Governments and Data

For governments and development professionals, the report provides guidance on how they might use data more creatively to help tackle key global challenges, such as eliminating extreme poverty, promoting shared prosperity, or mitigating the effects of climate change. The first step is developing appropriate guidelines for data sharing and use, and for anonymizing personal data. Governments are already beginning to use the huge quantities of data they hold to enhance service delivery, though they still have far to go to catch up with the commercial giants, the report finds.

Data for Development

The Information and Communications for Development report analyses how the data revolution is changing the behavior of governments, individuals, and firms and how these changes affect economic, social, and cultural development. This is a topic of growing importance that cannot be ignored, and the report aims to stimulate wider debate on the unique challenges and opportunities of data for development. It will be useful for policy makers, but also for anyone concerned about how their personal data is used and how the data revolution might affect their future job prospects….(More)”.

Behavioural Insights Toolkit and Ethical Guidelines for Policy Makers


Consultation Document by the OECD: “BASIC (Behaviour, Analysis, Strategies, Intervention, and Change) is an overarching framework for applying behavioural insights to public policy from the beginning to the end of the policy cycle. It is built on five stages that guides the application of behavioural insights and is a repository of best practices, proof of concepts and methodological standards for behavioural insights practitioners and policymakers who have become interested in applying behavioural insights to public policy. Crucially, BASIC offers an approach to problem scoping that can be of relevance for any policymaker and practitioner when addressing a policy problem, be it behavioural or systemic.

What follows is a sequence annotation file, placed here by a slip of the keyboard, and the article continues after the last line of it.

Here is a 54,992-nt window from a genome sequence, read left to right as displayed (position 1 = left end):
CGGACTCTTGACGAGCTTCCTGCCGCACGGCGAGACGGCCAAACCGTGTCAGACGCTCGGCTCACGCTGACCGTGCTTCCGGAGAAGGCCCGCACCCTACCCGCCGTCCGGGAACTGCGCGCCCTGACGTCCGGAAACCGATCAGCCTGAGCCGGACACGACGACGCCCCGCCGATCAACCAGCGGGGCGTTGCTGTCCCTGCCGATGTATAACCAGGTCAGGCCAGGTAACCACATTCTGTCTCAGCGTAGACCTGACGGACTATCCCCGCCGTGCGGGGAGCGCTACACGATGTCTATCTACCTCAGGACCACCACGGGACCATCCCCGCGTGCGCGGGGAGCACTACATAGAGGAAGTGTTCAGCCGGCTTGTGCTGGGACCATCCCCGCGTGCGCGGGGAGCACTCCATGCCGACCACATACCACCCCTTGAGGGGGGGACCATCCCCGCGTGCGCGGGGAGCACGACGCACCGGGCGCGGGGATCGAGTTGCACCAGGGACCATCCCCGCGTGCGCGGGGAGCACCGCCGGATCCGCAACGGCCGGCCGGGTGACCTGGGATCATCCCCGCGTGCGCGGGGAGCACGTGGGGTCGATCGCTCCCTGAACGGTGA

The document provides an overview of the rationale, applicability and key tenets of BASIC. It walks practitioners through the five BASIC sequential stages with examples, and presents detailed ethical guidelines to be considered at each stage.

It has been developed by the OECD in partnership with Dr Pelle Guldborg Hansen of Roskilde University, Denmark. This version benefitted from feedback provided by the participants in the Western Cape Government – OECD Behavioural Insights Conference held in Cape Town on 27-28 September 2018….(More)”